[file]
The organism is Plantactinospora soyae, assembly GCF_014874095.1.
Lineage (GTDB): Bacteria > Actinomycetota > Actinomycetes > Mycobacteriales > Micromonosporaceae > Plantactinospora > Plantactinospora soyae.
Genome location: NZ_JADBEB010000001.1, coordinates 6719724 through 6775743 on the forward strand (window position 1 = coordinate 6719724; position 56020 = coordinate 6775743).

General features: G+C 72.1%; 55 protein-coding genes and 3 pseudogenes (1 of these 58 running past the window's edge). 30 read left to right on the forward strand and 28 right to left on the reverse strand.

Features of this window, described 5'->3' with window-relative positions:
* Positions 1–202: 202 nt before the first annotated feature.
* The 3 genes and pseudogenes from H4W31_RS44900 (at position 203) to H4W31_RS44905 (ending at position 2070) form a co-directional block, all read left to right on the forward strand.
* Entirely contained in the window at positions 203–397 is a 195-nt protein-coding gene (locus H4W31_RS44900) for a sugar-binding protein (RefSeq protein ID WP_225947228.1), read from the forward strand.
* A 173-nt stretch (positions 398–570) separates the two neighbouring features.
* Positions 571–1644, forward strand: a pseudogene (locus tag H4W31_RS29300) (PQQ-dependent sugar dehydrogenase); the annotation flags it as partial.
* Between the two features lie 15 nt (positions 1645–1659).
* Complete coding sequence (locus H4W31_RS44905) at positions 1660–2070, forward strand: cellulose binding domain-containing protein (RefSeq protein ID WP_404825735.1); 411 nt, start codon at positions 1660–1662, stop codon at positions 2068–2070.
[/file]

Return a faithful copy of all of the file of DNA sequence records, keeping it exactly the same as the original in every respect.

The organism is Plantactinospora soyae, assembly GCF_014874095.1.
Lineage (GTDB): Bacteria > Actinomycetota > Actinomycetes > Mycobacteriales > Micromonosporaceae > Plantactinospora > Plantactinospora soyae.
Genome location: NZ_JADBEB010000001.1, coordinates 6719724 through 6775743 on the forward strand (window position 1 = coordinate 6719724; position 56020 = coordinate 6775743).

General features: G+C 72.1%; 55 protein-coding genes and 3 pseudogenes (1 of these 58 running past the window's edge). 30 read left to right on the forward strand and 28 right to left on the reverse strand.

Features of this window, described 5'->3' with window-relative positions:
* Positions 1–202: 202 nt before the first annotated feature.
* The 3 genes and pseudogenes from H4W31_RS44900 (at position 203) to H4W31_RS44905 (ending at position 2070) form a co-directional block, all read left to right on the forward strand.
* Entirely contained in the window at positions 203–397 is a 195-nt protein-coding gene (locus H4W31_RS44900) for a sugar-binding protein (RefSeq protein ID WP_225947228.1), read from the forward strand.
* A 173-nt stretch (positions 398–570) separates the two neighbouring features.
* Positions 571–1644, forward strand: a pseudogene (locus tag H4W31_RS29300) (PQQ-dependent sugar dehydrogenase); the annotation flags it as partial.
* Between the two features lie 15 nt (positions 1645–1659).
* Complete coding sequence (locus H4W31_RS44905) at positions 1660–2070, forward strand: cellulose binding domain-containing protein (RefSeq protein ID WP_404825735.1); 411 nt, start codon at positions 1660–1662, stop codon at positions 2068–2070.